George Clooney's latest movie, The Monuments Men, is a drama to be released February 2014 about an American WWII platoon tasked with going behind enemy lines to re-capture priceless pieces of art stolen by the Nazis. It could not be any more timely.
The German newspaper Focus reported on Monday that German officials found and confiscated an enormous trove of hidden Nazi art in 2011. The story was kept hidden from the public for two years.
Customs and other officials meticulously went through the collection of art hoarder Cornelius Gurlitt, who is believed to have inherited the collection from his father, German collector Hildebrand Gurlitt. It contains a total of 1,500 works including paintings by Henri Matisse, Pablo Picasso, Marc Chagall, and many others.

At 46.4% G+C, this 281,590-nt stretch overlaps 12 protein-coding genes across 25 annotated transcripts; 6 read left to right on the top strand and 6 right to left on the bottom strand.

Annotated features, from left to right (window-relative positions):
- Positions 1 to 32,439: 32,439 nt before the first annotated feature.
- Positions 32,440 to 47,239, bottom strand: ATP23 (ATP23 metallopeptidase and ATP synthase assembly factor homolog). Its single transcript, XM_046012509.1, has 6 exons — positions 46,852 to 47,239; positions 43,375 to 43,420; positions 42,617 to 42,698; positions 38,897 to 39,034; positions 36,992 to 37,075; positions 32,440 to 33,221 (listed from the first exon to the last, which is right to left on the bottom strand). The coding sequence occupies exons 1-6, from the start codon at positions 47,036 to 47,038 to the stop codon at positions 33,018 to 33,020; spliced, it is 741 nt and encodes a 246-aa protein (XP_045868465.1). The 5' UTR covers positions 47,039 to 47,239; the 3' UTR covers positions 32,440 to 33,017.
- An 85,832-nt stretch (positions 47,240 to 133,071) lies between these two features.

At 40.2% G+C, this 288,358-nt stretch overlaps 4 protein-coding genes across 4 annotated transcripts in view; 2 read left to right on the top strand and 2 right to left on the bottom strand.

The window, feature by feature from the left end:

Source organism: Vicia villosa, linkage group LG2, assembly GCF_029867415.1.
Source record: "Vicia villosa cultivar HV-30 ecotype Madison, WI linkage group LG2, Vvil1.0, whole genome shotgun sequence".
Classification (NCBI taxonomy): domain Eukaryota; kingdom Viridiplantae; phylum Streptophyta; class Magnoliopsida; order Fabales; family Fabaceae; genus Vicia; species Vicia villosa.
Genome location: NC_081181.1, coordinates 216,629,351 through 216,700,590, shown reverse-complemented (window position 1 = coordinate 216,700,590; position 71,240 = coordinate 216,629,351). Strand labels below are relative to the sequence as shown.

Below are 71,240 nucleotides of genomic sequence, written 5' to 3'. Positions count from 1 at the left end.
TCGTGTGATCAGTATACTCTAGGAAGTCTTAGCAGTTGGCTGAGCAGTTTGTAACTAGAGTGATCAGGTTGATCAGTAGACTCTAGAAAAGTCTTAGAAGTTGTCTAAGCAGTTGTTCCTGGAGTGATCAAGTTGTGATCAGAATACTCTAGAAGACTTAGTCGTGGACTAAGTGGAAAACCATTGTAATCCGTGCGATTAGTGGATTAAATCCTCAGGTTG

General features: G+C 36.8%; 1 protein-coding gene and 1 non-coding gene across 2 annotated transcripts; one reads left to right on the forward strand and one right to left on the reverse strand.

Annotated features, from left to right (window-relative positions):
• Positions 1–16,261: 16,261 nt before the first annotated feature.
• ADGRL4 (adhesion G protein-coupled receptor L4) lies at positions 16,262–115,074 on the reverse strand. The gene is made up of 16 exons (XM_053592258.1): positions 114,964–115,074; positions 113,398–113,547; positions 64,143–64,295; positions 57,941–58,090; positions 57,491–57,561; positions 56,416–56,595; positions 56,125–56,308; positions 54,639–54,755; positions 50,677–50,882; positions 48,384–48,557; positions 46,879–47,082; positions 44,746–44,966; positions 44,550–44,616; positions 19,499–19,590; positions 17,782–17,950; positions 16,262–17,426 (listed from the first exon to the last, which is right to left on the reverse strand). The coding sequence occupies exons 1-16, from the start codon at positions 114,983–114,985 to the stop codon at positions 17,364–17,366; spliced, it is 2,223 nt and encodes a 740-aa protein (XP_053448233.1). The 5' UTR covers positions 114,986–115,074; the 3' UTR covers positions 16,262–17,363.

The total value of the art is estimated at nearly $1.4 billion, making the find the largest post-WWII art cache to be recovered. The discovery was made after officials found 9,000 euros in Cornelius Gurlitt's possessions while on a train from Switzerland to Germany in 2011. Officials suspected the cash was from an illegal art deal, and after finding out Gurlitt had lived unregistered in Munich for decades, they decided to search his apartment. The art was found hidden among a pantry of food.
Nazi secret police tracked down and confiscated thousands of pieces of art in the 1930s and 1940s. Degenerate art, as it is called, was stolen from Jewish art collectors prior to WWII. Much of the art was lost or destroyed, but as was proven this week, much remains.
George Clooney is the biggest winner in all this. He now can direct and produce the eventual The Monuments Men II — but set today.